Assuming the motor starts as planned, then topping of the batteries and short of loading the rods and reels, you are set to go. You would normally check the wheel bearings on the boat trailer, but I do this every fall before I tuck it in for the winter.
It takes two hours and 40 minutes from the time I reach the on-ramp of Interstate 90 in Worthington to the off-ramp in Chamberlain. If you leave at 4 a.m., you can be on the water by 8 a.m. A stop is always required at Allens’ before you hit the water. Almost all of the fishing done on the river in the spring is done with a jig and minnow.
A jig is just a chunk of lead molded onto a hook to get your minnow to the bottom. They come in all weights, sizes and colors. I have at least 750 pounds of jigs (exaggerating), but when you stop to get bait at Allens’ they will always tell you the hot bite is taking place on whatever weight or color of jig I do not own. So, a tackle purchase is always necessary. If 10 of one jig is good, than 50 of that same jig has got to be better. My boat always weighs more after the trip ends that in did before it started.
You can put your boat in at Chamberlain and work your way up river to the north. It is 17 miles by water to the dam to the north. I usually fish within three miles of the dam. Depending on the wind and temperature, I usually trailer the boat by the dam and put in there. This is about a 40-minute trip.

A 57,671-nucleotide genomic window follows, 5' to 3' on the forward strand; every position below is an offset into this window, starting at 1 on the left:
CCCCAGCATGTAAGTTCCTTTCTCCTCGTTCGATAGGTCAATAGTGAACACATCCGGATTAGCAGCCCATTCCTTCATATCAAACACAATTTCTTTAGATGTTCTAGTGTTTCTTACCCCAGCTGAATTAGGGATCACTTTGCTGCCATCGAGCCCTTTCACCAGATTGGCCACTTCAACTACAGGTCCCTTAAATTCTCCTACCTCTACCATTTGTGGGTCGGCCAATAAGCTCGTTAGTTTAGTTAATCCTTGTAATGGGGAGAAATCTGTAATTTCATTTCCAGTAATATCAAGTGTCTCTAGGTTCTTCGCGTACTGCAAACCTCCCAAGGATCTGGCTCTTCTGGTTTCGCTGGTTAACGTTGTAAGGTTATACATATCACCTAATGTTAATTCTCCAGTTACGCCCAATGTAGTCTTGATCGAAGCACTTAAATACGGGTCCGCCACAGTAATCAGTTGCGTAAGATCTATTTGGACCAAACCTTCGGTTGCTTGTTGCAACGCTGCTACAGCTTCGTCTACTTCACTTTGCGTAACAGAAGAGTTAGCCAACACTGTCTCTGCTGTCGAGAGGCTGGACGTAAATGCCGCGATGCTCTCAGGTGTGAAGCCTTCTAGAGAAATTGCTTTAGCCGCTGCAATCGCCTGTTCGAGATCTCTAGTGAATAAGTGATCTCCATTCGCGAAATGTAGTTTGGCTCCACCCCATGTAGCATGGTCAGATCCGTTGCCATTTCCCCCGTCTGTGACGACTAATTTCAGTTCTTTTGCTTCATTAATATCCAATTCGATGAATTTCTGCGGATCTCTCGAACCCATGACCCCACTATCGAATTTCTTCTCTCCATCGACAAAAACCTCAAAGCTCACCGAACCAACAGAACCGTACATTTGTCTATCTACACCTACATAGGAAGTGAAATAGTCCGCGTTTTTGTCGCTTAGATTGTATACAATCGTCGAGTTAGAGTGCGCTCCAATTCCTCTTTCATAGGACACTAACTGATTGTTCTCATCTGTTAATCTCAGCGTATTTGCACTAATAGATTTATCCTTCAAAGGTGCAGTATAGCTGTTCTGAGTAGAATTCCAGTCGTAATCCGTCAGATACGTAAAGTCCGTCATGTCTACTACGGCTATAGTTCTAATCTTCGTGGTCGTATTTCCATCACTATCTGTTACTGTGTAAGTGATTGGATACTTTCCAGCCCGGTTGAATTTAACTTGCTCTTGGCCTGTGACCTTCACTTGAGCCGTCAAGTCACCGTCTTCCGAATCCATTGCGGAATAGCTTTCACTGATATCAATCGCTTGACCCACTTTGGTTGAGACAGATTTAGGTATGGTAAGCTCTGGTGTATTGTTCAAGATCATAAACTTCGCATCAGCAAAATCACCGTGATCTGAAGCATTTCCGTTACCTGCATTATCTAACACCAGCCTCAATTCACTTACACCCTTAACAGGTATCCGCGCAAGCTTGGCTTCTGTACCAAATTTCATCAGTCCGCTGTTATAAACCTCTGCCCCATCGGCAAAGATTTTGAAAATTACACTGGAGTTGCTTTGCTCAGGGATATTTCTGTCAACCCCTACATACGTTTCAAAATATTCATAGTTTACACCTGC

Most anglers start their day by dropping in the boat and looking for the crowd. Fishing is generally very good. I have had 10 great trips for every bad experience. Most bad experiences are weather-related.
Drifting with a jig dropped over the side catches fish. You move spot to spot, trying to find the fish that are biting. When the dam is releasing water for the generation of electricity, the bite is usually better. The dam runs more during the week than on weekends, so a mid-week trip usually nets the best results for me. However, I have caught many fish on the weekends as well. The fish are numerous, but they are not normally very big. Good eaters in the 14-16 inch range are common. The biggest walleye I have caught in the stretch of the river weighed 7 pounds. I have caught 20 larger than that in southwest Minnesota.
After a day on the water, you need to find a chair in the lounge/restaurant of Charlie’s. A great steak and the best pea salad on earth make the perfect end to a great day on the water. Did I mention that Charlie’s shares the same parking lot with Allen’s Hillside Motel, so it is just a short 100-yard walk back to the room?
The fact that the water is open, the walleye season is open, the temperatures are normally about 15 degrees warmer than home and that it is close all make a river trip a much anticipated excursion. The other thing that should put this trip on every fisherman’s list is that it is cheap. Who doesn’t like cheap? A room that sleeps three people is $54 a night and the bait, meals and other amenities are very reasonably priced.
Scratch the winter blues itch with a trip to the river. The number at Allen’s is (605) 734-5591. Anything over 50 degrees, with winds under 15 mph, will make for decent conditions. I used to go all the time but have missed the past few years. I can’t wait to get this tradition started again.
Scott Rall is the Daily Globe’s outdoors columnist. His column can also be read weekly at www.dglobe.com.